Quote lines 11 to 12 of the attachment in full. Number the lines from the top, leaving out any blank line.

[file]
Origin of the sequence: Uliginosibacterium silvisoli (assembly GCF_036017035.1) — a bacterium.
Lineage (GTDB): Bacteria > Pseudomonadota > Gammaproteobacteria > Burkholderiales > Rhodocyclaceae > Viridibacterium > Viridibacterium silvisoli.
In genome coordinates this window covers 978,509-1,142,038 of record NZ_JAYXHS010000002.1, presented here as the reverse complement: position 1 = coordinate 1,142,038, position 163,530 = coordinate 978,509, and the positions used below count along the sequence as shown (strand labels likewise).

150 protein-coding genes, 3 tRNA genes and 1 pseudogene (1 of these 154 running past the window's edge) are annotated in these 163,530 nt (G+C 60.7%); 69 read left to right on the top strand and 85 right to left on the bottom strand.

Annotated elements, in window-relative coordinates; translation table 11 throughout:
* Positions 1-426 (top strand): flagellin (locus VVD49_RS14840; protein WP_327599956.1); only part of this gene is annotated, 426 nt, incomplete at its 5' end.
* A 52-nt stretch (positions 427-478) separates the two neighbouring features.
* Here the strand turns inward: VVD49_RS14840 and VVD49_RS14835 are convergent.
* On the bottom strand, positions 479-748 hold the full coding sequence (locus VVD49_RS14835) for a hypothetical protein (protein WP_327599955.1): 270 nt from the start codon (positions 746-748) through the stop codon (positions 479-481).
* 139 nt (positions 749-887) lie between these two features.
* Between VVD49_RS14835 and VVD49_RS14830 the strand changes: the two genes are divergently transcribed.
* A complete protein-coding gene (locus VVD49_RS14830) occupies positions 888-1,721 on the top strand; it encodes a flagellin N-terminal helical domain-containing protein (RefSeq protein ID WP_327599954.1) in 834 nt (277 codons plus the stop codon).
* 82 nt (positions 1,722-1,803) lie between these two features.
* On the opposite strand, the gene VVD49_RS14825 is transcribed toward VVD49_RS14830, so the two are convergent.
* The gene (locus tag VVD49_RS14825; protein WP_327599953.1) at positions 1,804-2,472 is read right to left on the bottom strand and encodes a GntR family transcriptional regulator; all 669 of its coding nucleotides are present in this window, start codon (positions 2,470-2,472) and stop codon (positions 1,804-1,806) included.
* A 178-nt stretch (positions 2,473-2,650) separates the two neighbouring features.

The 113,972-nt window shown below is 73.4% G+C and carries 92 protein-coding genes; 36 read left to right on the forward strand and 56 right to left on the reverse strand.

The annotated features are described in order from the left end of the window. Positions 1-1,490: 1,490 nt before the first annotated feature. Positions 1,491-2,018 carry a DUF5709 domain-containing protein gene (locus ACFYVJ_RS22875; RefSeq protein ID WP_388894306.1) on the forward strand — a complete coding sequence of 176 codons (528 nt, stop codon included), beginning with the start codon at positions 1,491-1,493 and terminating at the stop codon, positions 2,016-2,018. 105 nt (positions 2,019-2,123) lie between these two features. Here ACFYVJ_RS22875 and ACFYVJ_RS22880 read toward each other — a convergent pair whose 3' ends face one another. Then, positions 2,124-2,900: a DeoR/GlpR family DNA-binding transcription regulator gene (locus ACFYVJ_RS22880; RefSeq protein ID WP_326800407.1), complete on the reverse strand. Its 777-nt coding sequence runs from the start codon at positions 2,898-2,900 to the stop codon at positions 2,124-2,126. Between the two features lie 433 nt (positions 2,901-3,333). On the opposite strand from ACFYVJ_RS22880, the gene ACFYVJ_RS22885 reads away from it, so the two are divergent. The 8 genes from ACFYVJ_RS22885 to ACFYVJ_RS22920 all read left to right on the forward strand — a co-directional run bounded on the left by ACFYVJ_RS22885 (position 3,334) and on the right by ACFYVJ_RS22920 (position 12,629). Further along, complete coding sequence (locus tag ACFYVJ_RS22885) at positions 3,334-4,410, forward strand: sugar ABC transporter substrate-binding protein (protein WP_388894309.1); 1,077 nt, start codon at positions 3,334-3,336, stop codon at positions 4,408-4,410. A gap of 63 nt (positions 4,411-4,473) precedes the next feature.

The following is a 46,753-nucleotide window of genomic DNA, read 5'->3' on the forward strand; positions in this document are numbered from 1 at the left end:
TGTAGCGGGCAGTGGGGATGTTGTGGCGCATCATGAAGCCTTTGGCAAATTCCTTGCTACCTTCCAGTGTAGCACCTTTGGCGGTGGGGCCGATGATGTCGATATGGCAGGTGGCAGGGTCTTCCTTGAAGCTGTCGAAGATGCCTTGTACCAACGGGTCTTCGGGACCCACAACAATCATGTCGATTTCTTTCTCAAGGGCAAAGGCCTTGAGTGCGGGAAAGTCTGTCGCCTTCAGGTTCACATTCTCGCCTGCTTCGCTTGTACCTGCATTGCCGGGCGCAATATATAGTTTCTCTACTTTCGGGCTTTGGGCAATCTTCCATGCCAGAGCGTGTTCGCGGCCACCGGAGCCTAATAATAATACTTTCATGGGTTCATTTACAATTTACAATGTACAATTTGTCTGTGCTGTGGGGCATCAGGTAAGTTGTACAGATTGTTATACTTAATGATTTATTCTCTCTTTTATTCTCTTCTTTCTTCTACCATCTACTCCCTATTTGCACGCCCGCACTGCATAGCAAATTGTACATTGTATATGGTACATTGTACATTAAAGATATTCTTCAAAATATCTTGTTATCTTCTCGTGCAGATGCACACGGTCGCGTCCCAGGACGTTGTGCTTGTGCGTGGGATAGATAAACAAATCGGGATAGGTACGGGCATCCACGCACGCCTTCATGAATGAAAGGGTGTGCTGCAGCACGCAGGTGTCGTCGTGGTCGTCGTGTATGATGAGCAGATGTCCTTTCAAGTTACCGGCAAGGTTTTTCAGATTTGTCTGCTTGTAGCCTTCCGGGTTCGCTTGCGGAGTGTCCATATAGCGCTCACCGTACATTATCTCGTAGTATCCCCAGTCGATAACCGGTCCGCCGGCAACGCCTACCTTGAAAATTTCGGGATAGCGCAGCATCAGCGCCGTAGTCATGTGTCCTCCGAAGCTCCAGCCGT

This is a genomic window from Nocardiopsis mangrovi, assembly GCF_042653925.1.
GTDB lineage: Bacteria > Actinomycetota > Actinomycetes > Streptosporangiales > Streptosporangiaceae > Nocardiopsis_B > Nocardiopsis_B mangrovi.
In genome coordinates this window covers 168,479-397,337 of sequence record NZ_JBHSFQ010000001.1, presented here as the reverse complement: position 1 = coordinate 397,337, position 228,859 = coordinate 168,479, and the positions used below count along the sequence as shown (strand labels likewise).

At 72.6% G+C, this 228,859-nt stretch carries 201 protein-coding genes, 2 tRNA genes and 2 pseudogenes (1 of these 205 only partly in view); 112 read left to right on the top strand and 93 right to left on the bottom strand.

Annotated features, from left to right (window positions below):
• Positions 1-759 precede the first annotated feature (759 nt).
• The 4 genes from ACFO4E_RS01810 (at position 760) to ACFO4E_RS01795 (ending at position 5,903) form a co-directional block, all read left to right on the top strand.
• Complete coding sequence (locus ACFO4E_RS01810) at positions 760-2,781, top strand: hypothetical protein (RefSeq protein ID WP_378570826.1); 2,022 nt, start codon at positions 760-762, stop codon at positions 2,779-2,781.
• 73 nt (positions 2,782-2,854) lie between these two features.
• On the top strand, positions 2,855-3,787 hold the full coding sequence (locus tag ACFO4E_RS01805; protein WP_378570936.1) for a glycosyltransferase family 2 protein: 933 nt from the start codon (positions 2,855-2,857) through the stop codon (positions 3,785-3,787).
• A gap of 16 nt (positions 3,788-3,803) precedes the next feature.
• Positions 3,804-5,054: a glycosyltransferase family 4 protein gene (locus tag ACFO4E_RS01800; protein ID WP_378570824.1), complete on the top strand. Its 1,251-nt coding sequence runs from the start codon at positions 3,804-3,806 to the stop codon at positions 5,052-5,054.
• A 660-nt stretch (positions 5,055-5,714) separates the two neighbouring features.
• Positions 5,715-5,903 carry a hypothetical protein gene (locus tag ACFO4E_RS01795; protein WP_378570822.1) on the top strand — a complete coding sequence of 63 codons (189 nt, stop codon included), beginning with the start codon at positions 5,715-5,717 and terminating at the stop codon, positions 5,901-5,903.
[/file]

* Between VVD49_RS14835 and VVD49_RS14830 the strand changes: the two genes are divergently transcribed.
* A complete protein-coding gene (locus VVD49_RS14830) occupies positions 888-1,721 on the top strand; it encodes a flagellin N-terminal helical domain-containing protein (RefSeq protein ID WP_327599954.1) in 834 nt (277 codons plus the stop codon).